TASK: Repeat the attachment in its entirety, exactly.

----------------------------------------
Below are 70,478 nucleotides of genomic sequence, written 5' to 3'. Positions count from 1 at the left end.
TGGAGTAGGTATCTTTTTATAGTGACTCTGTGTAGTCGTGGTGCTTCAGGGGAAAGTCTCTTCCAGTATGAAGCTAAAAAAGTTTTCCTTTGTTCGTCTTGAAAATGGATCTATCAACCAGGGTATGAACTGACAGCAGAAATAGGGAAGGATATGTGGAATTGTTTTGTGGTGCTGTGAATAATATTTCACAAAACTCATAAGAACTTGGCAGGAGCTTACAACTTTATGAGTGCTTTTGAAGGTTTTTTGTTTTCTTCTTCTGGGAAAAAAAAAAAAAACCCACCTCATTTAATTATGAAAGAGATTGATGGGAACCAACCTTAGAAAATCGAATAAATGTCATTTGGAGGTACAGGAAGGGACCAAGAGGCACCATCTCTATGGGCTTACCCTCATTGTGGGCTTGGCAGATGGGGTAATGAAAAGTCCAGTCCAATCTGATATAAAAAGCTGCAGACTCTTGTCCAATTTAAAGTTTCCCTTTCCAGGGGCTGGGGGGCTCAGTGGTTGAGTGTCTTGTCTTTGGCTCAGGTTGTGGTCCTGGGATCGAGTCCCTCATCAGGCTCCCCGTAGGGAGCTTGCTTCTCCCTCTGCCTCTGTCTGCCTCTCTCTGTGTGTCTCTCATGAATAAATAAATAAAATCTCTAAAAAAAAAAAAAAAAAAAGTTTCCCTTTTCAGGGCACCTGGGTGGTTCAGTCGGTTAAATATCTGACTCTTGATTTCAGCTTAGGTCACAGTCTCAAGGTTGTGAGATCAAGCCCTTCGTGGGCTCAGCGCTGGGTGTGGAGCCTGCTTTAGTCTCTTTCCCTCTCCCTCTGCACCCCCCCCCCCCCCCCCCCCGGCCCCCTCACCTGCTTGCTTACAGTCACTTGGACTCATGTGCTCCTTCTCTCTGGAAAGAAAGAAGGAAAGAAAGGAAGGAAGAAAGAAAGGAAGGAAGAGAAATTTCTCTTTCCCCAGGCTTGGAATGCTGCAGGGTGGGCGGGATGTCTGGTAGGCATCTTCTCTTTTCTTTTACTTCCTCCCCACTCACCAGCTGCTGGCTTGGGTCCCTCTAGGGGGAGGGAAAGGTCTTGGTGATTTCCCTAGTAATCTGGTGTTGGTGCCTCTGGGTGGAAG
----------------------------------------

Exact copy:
Below are 70,478 nucleotides of genomic sequence, written 5' to 3'. Positions count from 1 at the left end.
TGGAGTAGGTATCTTTTTATAGTGACTCTGTGTAGTCGTGGTGCTTCAGGGGAAAGTCTCTTCCAGTATGAAGCTAAAAAAGTTTTCCTTTGTTCGTCTTGAAAATGGATCTATCAACCAGGGTATGAACTGACAGCAGAAATAGGGAAGGATATGTGGAATTGTTTTGTGGTGCTGTGAATAATATTTCACAAAACTCATAAGAACTTGGCAGGAGCTTACAACTTTATGAGTGCTTTTGAAGGTTTTTTGTTTTCTTCTTCTGGGAAAAAAAAAAAAAACCCACCTCATTTAATTATGAAAGAGATTGATGGGAACCAACCTTAGAAAATCGAATAAATGTCATTTGGAGGTACAGGAAGGGACCAAGAGGCACCATCTCTATGGGCTTACCCTCATTGTGGGCTTGGCAGATGGGGTAATGAAAAGTCCAGTCCAATCTGATATAAAAAGCTGCAGACTCTTGTCCAATTTAAAGTTTCCCTTTCCAGGGGCTGGGGGGCTCAGTGGTTGAGTGTCTTGTCTTTGGCTCAGGTTGTGGTCCTGGGATCGAGTCCCTCATCAGGCTCCCCGTAGGGAGCTTGCTTCTCCCTCTGCCTCTGTCTGCCTCTCTCTGTGTGTCTCTCATGAATAAATAAATAAAATCTCTAAAAAAAAAAAAAAAAAAAGTTTCCCTTTTCAGGGCACCTGGGTGGTTCAGTCGGTTAAATATCTGACTCTTGATTTCAGCTTAGGTCACAGTCTCAAGGTTGTGAGATCAAGCCCTTCGTGGGCTCAGCGCTGGGTGTGGAGCCTGCTTTAGTCTCTTTCCCTCTCCCTCTGCACCCCCCCCCCCCCCCCCCCCGGCCCCCTCACCTGCTTGCTTACAGTCACTTGGACTCATGTGCTCCTTCTCTCTGGAAAGAAAGAAGGAAAGAAAGGAAGGAAGAAAGAAAGGAAGGAAGAGAAATTTCTCTTTCCCCAGGCTTGGAATGCTGCAGGGTGGGCGGGATGTCTGGTAGGCATCTTCTCTTTTCTTTTACTTCCTCCCCACTCACCAGCTGCTGGCTTGGGTCCCTCTAGGGGGAGGGAAAGGTCTTGGTGATTTCCCTAGTAATCTGGTGTTGGTGCCTCTGGGTGGAAG